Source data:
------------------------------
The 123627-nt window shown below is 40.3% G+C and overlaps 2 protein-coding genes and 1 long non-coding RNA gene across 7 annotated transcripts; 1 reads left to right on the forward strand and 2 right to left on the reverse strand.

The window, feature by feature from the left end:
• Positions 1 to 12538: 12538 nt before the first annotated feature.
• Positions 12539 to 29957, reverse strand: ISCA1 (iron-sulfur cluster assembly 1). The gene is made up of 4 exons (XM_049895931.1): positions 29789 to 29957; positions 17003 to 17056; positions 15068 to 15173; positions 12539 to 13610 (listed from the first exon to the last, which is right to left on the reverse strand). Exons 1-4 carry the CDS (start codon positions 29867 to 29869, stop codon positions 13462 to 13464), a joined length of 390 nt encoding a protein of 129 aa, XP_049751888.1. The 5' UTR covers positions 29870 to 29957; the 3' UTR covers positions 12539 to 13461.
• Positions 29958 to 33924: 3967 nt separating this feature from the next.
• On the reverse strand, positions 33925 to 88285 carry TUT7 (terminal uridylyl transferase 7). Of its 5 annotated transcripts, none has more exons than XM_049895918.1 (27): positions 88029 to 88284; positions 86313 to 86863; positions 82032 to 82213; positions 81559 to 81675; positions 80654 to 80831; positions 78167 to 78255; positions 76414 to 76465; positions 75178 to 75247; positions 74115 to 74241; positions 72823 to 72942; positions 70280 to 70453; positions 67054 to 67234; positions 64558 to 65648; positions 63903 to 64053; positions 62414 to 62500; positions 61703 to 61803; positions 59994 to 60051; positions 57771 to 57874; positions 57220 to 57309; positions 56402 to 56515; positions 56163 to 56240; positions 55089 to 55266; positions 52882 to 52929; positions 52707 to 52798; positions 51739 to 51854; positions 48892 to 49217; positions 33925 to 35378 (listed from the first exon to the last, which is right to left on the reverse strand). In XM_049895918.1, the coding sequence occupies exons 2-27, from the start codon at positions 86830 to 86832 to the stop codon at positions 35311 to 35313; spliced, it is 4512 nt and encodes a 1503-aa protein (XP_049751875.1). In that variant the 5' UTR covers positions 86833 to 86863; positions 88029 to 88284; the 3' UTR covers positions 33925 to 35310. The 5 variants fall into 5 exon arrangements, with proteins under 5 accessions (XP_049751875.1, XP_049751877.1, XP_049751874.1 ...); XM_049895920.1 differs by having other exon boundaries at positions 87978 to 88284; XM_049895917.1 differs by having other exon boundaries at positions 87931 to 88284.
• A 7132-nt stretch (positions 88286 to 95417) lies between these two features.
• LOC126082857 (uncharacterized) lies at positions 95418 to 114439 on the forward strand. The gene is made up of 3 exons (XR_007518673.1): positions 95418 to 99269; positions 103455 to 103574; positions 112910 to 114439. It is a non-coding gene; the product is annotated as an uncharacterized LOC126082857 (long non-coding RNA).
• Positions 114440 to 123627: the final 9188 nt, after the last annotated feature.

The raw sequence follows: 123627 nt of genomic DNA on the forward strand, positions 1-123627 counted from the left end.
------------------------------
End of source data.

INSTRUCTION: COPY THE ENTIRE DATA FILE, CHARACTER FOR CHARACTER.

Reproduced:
The 123627-nt window shown below is 40.3% G+C and overlaps 2 protein-coding genes and 1 long non-coding RNA gene across 7 annotated transcripts; 1 reads left to right on the forward strand and 2 right to left on the reverse strand.

The window, feature by feature from the left end:
• Positions 1 to 12538: 12538 nt before the first annotated feature.
• Positions 12539 to 29957, reverse strand: ISCA1 (iron-sulfur cluster assembly 1). The gene is made up of 4 exons (XM_049895931.1): positions 29789 to 29957; positions 17003 to 17056; positions 15068 to 15173; positions 12539 to 13610 (listed from the first exon to the last, which is right to left on the reverse strand). Exons 1-4 carry the CDS (start codon positions 29867 to 29869, stop codon positions 13462 to 13464), a joined length of 390 nt encoding a protein of 129 aa, XP_049751888.1. The 5' UTR covers positions 29870 to 29957; the 3' UTR covers positions 12539 to 13461.
• Positions 29958 to 33924: 3967 nt separating this feature from the next.
• On the reverse strand, positions 33925 to 88285 carry TUT7 (terminal uridylyl transferase 7). Of its 5 annotated transcripts, none has more exons than XM_049895918.1 (27): positions 88029 to 88284; positions 86313 to 86863; positions 82032 to 82213; positions 81559 to 81675; positions 80654 to 80831; positions 78167 to 78255; positions 76414 to 76465; positions 75178 to 75247; positions 74115 to 74241; positions 72823 to 72942; positions 70280 to 70453; positions 67054 to 67234; positions 64558 to 65648; positions 63903 to 64053; positions 62414 to 62500; positions 61703 to 61803; positions 59994 to 60051; positions 57771 to 57874; positions 57220 to 57309; positions 56402 to 56515; positions 56163 to 56240; positions 55089 to 55266; positions 52882 to 52929; positions 52707 to 52798; positions 51739 to 51854; positions 48892 to 49217; positions 33925 to 35378 (listed from the first exon to the last, which is right to left on the reverse strand). In XM_049895918.1, the coding sequence occupies exons 2-27, from the start codon at positions 86830 to 86832 to the stop codon at positions 35311 to 35313; spliced, it is 4512 nt and encodes a 1503-aa protein (XP_049751875.1). In that variant the 5' UTR covers positions 86833 to 86863; positions 88029 to 88284; the 3' UTR covers positions 33925 to 35310. The 5 variants fall into 5 exon arrangements, with proteins under 5 accessions (XP_049751875.1, XP_049751877.1, XP_049751874.1 ...); XM_049895920.1 differs by having other exon boundaries at positions 87978 to 88284; XM_049895917.1 differs by having other exon boundaries at positions 87931 to 88284.
• A 7132-nt stretch (positions 88286 to 95417) lies between these two features.
• LOC126082857 (uncharacterized) lies at positions 95418 to 114439 on the forward strand. The gene is made up of 3 exons (XR_007518673.1): positions 95418 to 99269; positions 103455 to 103574; positions 112910 to 114439. It is a non-coding gene; the product is annotated as an uncharacterized LOC126082857 (long non-coding RNA).
• Positions 114440 to 123627: the final 9188 nt, after the last annotated feature.

The raw sequence follows: 123627 nt of genomic DNA on the forward strand, positions 1-123627 counted from the left end.